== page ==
What I mean by that is that as soon as you hear that it's a story about a girl who grows up to be a magician and a boy who grows up to be a genius scientist and that they have to team up to save the world, there's a certain degree of ossification of concept that happens immediately. You just know that the magicians don't cotton to rigid hide-bound scientists, and the scientists hate the irrationality of magic, and they don't get along and it's up to these two best friends to find some way to make the two work together, because thesis-antithesis-synthesis is pretty much ingrained into SFF authors as an easy way to get a three-act structure out of their idea.

But Charlie Jane Anders avoids the obvious plot structure, more or less, by taking the audacious approach of ignoring it completely for a good three-quarters of the book. Instead, she focuses primarily on protagonists Laurence and Patricia initially as damaged kids from messed-up families whose friendship is just about the only thing that keeps them alive through their childhood, and later as slightly damaged adults who are recovering from a lifetime of trauma and who wind up becoming friends all over again. And oh yes magic is real and so is weird impossible super-science. It's actually a brilliant approach to the material, and the majority of the book flies by in an immensely readable fashion.

The end does suffer a bit from having to come back to the premise--there's a bit of Idiot Ball plotting as Laurence and Patricia suddenly find themselves on opposite sides and spend a bit of time assuming the worst about each other in an unconvincing manner--and I'll admit to not entirely liking the way that all the romantic sub-plots developed, but I confess that could be due to unfair expectations on my part. I'm a big fan of Charlie Jane Anders, and she's awesomely sex-positive and non-heteronormative, and I kind of thought that would come out more in the book than it did. But I've always felt that one of the cardinal sins of a reviewer is saying, "The author didn't write it the way I would have," so I will freely give her a pass on the latter issue.

Overall, the book is charming, witty, human and moving in a very fresh and modern way. It feels like a novel about people who live in a fantastic universe, rather than a fantasy novel, and I hope Charlie Jane Anders takes that as the compliment it's intended to be. I greatly look forward to her next work.

Thursday, February 11, 2016

2016 GOP Projections

There are now two primaries in the books for the Republican Party...and while everyone has focused on the winners, Cruz and Trump, it's distant last-place finisher Jim Gilmore that's got my attention. Gilmore finished with 12 votes in Iowa (not 12%, 12 votes) and 123 in New Hampshire. Everyone is saying this pretty much means what it seems to mean--no nomination for "Happy" Gilmore this year! (May not be his actual nickname.) But I'm projecting a very different result. Let's look at the timeline:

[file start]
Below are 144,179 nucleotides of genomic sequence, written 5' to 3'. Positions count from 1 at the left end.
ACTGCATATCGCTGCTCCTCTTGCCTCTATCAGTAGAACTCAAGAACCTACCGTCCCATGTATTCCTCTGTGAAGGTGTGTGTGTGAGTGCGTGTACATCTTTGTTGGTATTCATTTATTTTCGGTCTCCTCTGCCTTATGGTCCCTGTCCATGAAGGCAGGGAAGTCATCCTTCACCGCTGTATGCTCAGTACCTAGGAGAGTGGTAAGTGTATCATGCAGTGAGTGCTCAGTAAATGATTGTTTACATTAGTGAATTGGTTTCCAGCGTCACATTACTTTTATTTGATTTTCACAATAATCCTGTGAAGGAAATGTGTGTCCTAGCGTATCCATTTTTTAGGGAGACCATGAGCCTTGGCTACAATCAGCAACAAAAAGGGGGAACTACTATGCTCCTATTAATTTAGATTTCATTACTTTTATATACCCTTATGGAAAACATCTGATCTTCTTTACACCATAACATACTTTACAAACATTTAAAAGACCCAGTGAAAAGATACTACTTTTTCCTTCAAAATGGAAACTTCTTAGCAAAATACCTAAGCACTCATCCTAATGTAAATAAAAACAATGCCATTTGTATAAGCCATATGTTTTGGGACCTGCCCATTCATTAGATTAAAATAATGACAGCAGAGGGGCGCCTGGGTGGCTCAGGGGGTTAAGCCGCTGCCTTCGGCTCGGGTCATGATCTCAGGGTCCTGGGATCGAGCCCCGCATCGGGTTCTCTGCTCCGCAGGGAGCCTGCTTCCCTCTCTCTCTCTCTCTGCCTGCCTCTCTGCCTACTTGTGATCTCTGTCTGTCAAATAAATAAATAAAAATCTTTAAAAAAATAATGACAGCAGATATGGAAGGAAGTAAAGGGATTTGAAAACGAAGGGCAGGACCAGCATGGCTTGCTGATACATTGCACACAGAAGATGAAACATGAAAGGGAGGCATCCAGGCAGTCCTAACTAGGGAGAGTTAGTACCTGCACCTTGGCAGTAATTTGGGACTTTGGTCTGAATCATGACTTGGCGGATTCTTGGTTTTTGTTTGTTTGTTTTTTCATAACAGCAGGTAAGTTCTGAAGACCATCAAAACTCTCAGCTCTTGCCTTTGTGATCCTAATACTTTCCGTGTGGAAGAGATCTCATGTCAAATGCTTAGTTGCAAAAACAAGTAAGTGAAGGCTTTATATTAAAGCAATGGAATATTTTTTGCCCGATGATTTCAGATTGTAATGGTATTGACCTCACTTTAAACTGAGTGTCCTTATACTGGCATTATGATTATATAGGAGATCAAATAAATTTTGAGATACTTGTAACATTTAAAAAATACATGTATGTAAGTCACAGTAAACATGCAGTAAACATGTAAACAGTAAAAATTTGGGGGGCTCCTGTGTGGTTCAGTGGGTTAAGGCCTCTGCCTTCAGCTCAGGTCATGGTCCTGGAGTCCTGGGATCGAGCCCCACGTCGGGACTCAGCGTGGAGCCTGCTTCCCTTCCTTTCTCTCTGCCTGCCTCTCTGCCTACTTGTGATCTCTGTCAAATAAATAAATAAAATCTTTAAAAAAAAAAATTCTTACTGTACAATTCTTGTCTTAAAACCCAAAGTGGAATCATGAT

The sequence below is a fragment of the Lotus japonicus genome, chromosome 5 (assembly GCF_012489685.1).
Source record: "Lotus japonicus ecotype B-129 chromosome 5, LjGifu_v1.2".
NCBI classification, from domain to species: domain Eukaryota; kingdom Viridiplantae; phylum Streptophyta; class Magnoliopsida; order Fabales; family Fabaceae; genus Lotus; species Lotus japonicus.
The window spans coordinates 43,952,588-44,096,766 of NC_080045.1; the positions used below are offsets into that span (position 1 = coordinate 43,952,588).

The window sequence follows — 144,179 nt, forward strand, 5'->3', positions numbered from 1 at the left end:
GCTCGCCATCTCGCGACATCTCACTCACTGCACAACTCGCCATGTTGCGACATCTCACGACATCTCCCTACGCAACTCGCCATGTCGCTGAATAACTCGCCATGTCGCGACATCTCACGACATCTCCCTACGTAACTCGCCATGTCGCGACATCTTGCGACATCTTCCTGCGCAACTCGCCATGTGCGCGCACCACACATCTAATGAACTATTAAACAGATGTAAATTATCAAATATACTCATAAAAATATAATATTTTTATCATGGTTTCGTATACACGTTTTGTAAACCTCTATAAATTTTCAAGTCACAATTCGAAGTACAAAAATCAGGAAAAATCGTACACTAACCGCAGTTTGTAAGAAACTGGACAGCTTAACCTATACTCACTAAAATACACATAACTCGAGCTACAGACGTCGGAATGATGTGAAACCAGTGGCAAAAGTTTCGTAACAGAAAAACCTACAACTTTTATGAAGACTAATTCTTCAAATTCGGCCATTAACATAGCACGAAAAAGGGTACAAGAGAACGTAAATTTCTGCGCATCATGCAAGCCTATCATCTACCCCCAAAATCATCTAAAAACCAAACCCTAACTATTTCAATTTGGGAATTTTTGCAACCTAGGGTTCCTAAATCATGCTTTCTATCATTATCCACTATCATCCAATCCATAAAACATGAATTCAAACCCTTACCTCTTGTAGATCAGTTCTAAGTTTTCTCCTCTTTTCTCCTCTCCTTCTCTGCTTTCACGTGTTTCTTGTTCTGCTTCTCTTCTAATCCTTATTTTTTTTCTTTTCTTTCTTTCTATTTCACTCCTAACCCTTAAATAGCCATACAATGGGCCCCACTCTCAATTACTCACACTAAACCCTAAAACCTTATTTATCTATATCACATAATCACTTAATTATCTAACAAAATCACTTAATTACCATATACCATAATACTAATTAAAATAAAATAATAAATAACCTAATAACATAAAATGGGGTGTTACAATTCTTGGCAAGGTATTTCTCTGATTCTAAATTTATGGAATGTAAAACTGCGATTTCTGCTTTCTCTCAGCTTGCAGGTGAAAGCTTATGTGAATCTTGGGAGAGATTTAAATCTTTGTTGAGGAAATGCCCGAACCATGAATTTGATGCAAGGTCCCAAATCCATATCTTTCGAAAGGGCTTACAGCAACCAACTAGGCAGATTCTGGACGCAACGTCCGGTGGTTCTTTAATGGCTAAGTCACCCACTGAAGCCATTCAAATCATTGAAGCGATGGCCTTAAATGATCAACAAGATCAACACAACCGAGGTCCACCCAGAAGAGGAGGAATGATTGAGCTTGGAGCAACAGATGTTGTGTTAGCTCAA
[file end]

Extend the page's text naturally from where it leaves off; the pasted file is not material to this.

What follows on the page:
February 20: Jim Gilmore picks up 1,234 votes in the South Carolina primary. Still relegated to a joke mention at the back of the Rachel Maddow Show.

February 23: Jim Gilmore nabs 12,345 votes in the Nevada primary. Pundits mention his growing base of support, but suggest that he may be peaking too late to have a chance at the nomintion.

March 1: Super Tuesday brings about a wave of shocking events. Gilmore picks up over a hundred thousand votes in Alabama, and over a million in Alaska (the entire population of the state and then some). Pundits begin to suspect that something strange is happening, but nobody imagined the early returns in Arkansas, where ten million people cast their vote for Gilmore. This is well over five times the population of the state, and his opponents are quick to allege voter fraud until it's pointed out this is based on exit polling. People are, it seems, being summoned into existence spontaneously by deep-seated need the universe feels for a Gilmore nomination.

The disaster continues as Colorado reports a hundred million distinct voters all supporting Jim Gilmore. Journalists frantically check the records of these new specimens of humanity, but everything checks out--birth certificates, citizenship papers, the whole package. Reality is warping and shifting at a terrifying rate as history is altered to accommodate the ascendance of former Governor Gilmore.